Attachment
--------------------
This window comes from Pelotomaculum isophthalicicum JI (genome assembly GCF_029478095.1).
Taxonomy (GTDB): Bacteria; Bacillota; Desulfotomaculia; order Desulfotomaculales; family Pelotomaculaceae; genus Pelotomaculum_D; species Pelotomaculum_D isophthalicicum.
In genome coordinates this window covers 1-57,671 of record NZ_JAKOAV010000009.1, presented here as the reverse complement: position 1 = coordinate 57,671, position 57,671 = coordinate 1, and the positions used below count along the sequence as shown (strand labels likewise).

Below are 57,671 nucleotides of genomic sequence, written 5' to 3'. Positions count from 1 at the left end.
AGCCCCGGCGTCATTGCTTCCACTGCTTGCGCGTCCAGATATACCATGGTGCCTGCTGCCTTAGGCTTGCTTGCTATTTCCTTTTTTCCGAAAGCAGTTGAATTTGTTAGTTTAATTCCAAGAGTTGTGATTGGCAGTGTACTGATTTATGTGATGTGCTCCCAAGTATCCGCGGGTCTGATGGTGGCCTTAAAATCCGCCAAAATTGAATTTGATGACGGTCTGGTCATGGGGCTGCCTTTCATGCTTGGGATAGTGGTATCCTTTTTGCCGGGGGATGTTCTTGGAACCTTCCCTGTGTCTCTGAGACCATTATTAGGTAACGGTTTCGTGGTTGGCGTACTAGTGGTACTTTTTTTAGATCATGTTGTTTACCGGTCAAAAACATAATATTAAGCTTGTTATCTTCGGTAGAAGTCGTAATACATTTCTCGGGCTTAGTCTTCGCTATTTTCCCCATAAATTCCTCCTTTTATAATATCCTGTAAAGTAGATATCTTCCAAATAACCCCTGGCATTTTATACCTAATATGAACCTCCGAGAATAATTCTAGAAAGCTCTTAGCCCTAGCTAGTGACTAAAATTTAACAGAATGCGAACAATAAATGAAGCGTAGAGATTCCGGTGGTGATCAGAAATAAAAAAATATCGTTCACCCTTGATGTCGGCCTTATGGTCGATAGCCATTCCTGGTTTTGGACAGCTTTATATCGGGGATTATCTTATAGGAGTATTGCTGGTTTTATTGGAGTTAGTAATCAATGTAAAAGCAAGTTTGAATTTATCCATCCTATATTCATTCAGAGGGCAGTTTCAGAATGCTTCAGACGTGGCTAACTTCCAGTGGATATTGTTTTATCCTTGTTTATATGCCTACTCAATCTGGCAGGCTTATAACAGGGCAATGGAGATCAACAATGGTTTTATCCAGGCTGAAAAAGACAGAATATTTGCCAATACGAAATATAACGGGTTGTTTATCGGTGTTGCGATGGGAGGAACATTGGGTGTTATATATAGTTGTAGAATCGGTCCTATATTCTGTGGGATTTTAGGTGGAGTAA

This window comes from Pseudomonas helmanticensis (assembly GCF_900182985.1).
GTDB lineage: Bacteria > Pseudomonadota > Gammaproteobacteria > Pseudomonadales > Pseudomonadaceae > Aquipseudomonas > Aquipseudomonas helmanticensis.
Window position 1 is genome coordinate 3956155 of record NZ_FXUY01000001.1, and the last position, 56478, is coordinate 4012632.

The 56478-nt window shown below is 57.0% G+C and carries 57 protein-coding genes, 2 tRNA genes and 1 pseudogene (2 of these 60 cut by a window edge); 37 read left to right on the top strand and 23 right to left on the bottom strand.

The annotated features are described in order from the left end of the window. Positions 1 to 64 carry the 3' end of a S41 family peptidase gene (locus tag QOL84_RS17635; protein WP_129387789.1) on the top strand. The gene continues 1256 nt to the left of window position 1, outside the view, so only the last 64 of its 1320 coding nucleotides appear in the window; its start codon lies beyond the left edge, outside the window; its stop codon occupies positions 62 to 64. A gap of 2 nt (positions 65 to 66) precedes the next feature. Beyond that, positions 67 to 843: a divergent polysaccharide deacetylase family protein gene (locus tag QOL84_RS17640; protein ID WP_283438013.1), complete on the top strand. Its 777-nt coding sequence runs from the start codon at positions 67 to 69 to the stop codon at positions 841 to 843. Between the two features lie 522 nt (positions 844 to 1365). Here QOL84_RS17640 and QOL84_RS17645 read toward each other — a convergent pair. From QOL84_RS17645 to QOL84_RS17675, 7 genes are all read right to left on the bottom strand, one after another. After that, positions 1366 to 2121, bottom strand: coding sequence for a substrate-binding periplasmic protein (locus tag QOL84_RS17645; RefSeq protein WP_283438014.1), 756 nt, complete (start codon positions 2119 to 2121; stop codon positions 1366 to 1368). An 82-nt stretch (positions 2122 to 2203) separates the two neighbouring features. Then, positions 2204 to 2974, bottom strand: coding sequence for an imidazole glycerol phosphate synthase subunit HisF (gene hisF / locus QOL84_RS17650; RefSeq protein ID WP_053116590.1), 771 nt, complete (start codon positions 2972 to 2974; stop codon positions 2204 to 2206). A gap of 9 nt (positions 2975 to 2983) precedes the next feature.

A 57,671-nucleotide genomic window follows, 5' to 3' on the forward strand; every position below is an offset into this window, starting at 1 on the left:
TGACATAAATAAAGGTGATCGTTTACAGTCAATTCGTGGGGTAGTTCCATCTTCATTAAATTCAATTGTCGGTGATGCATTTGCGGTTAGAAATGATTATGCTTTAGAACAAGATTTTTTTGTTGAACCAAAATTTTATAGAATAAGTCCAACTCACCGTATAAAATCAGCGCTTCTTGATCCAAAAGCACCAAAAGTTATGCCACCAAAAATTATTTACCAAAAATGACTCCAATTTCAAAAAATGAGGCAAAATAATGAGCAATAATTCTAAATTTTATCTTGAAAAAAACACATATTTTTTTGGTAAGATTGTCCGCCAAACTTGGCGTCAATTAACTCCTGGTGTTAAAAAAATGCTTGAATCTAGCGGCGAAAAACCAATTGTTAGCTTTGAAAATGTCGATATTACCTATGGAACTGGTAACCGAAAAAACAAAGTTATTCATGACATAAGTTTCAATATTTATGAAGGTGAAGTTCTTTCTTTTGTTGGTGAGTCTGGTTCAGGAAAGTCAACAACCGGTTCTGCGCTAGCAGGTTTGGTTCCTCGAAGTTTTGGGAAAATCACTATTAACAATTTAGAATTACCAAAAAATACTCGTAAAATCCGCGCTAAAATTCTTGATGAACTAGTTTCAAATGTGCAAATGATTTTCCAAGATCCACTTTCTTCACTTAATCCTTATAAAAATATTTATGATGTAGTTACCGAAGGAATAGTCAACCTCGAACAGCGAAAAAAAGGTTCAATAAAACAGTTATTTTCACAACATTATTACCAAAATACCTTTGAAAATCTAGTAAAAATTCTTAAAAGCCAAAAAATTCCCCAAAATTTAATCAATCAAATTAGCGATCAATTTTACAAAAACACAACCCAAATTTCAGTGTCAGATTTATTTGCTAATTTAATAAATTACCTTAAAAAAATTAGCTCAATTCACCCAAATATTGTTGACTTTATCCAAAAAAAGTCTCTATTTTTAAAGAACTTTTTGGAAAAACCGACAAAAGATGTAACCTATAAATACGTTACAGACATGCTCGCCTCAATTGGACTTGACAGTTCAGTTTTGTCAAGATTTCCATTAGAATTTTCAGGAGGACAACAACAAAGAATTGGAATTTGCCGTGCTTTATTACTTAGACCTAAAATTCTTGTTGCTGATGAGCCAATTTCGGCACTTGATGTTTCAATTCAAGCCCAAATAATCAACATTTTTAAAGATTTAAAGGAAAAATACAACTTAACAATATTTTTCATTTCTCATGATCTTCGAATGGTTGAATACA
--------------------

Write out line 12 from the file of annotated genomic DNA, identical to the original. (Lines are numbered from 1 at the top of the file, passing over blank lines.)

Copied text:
TGACATAAATAAAGGTGATCGTTTACAGTCAATTCGTGGGGTAGTTCCATCTTCATTAAATTCAATTGTCGGTGATGCATTTGCGGTTAGAAATGATTATGCTTTAGAACAAGATTTTTTTGTTGAACCAAAATTTTATAGAATAAGTCCAACTCACCGTATAAAATCAGCGCTTCTTGATCCAAAAGCACCAAAAGTTATGCCACCAAAAATTATTTACCAAAAATGACTCCAATTTCAAAAAATGAGGCAAAATAATGAGCAATAATTCTAAATTTTATCTTGAAAAAAACACATATTTTTTTGGTAAGATTGTCCGCCAAACTTGGCGTCAATTAACTCCTGGTGTTAAAAAAATGCTTGAATCTAGCGGCGAAAAACCAATTGTTAGCTTTGAAAATGTCGATATTACCTATGGAACTGGTAACCGAAAAAACAAAGTTATTCATGACATAAGTTTCAATATTTATGAAGGTGAAGTTCTTTCTTTTGTTGGTGAGTCTGGTTCAGGAAAGTCAACAACCGGTTCTGCGCTAGCAGGTTTGGTTCCTCGAAGTTTTGGGAAAATCACTATTAACAATTTAGAATTACCAAAAAATACTCGTAAAATCCGCGCTAAAATTCTTGATGAACTAGTTTCAAATGTGCAAATGATTTTCCAAGATCCACTTTCTTCACTTAATCCTTATAAAAATATTTATGATGTAGTTACCGAAGGAATAGTCAACCTCGAACAGCGAAAAAAAGGTTCAATAAAACAGTTATTTTCACAACATTATTACCAAAATACCTTTGAAAATCTAGTAAAAATTCTTAAAAGCCAAAAAATTCCCCAAAATTTAATCAATCAAATTAGCGATCAATTTTACAAAAACACAACCCAAATTTCAGTGTCAGATTTATTTGCTAATTTAATAAATTACCTTAAAAAAATTAGCTCAATTCACCCAAATATTGTTGACTTTATCCAAAAAAAGTCTCTATTTTTAAAGAACTTTTTGGAAAAACCGACAAAAGATGTAACCTATAAATACGTTACAGACATGCTCGCCTCAATTGGACTTGACAGTTCAGTTTTGTCAAGATTTCCATTAGAATTTTCAGGAGGACAACAACAAAGAATTGGAATTTGCCGTGCTTTATTACTTAGACCTAAAATTCTTGTTGCTGATGAGCCAATTTCGGCACTTGATGTTTCAATTCAAGCCCAAATAATCAACATTTTTAAAGATTTAAAGGAAAAATACAACTTAACAATATTTTTCATTTCTCATGATCTTCGAATGGTTGAATACA